Forest Service seeks historic status for home |

Forest Service seeks historic status for home

Amanda Hammon

The U.S. Forest Service is requesting the White House at its Carson City ranger station be added to the city’s historic district.

The move comes at the same time the Forest Service may lose part of its property to a proposed Stewart Street extension from Carson Street to Curry Street.

The subject will be discussed during the Carson City Historic Architecture Review Commission meeting Tuesday at 5:30 at City Hall’s Capital Conference Room at 201 N. Carson Street.

District Ranger Gary Schiff said the request isn’t necessarily related to the Forest Service discussions with Carson City over the Stewart Street extension.

“I don’t know that there was deliberate thought in that regard,” Schiff said. “If you want to raise concerns about an issue, being a part of the historic district would help. It had crossed our minds, but I didn’t follow through until I had talked with (city officials). We didn’t go through (with filing the historic district applications) until we knew the city would support us.”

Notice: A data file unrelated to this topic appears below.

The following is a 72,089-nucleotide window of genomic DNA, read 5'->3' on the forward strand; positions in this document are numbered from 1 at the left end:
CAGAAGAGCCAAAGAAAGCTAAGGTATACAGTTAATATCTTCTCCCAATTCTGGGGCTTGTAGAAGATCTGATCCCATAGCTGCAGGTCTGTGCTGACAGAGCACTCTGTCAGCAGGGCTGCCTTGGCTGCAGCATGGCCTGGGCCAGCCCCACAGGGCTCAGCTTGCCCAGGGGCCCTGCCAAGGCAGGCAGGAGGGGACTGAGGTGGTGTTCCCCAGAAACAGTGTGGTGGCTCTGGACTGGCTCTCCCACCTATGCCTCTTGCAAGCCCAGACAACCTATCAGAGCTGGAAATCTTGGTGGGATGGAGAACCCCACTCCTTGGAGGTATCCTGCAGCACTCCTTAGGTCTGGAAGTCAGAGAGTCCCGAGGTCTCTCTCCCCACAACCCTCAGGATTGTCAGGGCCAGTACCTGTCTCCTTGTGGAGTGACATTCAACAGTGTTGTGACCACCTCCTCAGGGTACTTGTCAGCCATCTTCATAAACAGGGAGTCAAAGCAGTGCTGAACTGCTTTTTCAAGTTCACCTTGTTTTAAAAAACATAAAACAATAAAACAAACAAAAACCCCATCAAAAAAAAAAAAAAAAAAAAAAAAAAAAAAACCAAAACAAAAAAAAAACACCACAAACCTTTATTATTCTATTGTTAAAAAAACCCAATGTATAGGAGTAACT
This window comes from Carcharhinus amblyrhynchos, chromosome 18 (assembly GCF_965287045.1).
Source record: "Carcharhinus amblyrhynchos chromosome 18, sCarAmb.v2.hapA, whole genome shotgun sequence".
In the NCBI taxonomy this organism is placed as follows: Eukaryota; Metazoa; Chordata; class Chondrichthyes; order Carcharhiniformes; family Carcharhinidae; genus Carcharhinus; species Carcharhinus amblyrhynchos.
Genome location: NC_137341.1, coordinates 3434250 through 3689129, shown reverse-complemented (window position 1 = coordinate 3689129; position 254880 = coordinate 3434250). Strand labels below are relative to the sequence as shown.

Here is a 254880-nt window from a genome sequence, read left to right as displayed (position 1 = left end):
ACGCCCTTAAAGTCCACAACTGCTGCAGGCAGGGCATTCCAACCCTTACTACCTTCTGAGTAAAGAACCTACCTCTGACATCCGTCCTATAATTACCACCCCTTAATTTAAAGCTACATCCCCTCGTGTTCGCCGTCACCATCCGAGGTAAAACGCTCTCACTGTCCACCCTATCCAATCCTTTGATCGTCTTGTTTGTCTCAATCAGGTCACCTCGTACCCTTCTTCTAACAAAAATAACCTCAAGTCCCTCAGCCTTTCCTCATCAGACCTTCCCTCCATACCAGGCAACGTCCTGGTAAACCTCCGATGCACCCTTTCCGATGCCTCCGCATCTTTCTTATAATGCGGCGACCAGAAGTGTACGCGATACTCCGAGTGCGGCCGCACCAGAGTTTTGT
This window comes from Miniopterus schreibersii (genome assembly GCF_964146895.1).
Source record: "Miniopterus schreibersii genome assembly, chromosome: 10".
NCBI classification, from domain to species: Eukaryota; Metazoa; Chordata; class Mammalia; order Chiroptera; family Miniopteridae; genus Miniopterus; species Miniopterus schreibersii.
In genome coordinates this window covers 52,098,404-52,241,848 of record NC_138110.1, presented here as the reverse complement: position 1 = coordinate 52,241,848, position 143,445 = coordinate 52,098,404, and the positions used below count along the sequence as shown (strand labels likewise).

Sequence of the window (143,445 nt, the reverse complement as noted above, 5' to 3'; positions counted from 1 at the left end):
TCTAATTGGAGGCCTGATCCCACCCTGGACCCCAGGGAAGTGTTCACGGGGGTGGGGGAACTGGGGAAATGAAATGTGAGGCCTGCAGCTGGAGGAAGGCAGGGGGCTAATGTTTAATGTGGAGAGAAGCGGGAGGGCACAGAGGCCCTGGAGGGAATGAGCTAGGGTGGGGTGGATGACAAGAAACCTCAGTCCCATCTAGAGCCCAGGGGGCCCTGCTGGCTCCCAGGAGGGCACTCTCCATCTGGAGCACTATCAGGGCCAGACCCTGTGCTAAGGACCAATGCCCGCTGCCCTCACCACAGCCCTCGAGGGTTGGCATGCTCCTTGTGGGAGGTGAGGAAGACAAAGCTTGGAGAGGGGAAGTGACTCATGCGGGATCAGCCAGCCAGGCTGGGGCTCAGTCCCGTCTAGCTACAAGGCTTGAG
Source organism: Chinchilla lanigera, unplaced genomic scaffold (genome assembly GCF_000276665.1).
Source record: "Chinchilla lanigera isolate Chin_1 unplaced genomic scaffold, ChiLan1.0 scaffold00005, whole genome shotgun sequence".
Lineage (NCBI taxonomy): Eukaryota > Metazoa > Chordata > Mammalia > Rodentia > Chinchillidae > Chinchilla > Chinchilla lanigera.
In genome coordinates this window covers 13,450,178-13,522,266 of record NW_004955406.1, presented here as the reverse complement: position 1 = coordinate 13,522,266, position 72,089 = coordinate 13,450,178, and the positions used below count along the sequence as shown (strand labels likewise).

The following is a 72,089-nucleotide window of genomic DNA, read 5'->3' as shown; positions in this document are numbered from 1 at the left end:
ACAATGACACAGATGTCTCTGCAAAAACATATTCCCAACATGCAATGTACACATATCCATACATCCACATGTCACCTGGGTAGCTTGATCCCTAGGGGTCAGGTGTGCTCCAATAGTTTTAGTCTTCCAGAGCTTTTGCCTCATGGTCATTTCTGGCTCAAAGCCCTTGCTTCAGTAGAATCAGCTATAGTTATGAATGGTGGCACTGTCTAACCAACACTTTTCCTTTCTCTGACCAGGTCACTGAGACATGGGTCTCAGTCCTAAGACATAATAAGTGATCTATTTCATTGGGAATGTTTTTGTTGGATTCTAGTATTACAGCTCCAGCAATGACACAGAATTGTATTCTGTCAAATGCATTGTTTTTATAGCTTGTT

Schiff said he and service archeologists had come up with idea previous to the controversy with the Stewart Street extension. The Forest Service has always treated the house as a historic structure, he said. If it were in the historic district, Schiff said, there may be funds available to restore the house to its original condition.

Built in 1944, the White House was the home of the first Carson City forest ranger, E. Arnold Hanson. It was converted to an office in 1960 and is still used as office space, Schiff said.

The building and the Forest Service site sits on the remains of the Gardner Ranch, once a 300-acre spread in south Eagle Valley. Matthew Gardner owned the Carson and Tahoe Lumber and Fluming Co. and in 1870 built a two-story home in the same spot where the ranger station sits. The home burned in 1918 and the Forest Service started leasing the site from the state in 1941.

Mike Drews, chairman of the Carson City Historic Architecture Review Commission, said commissioners will consider the house’s architecture as well as its connection to historic people and places in their decision.

The house isn’t adjacent to the city’s historic district, but other sites have been added to the district.

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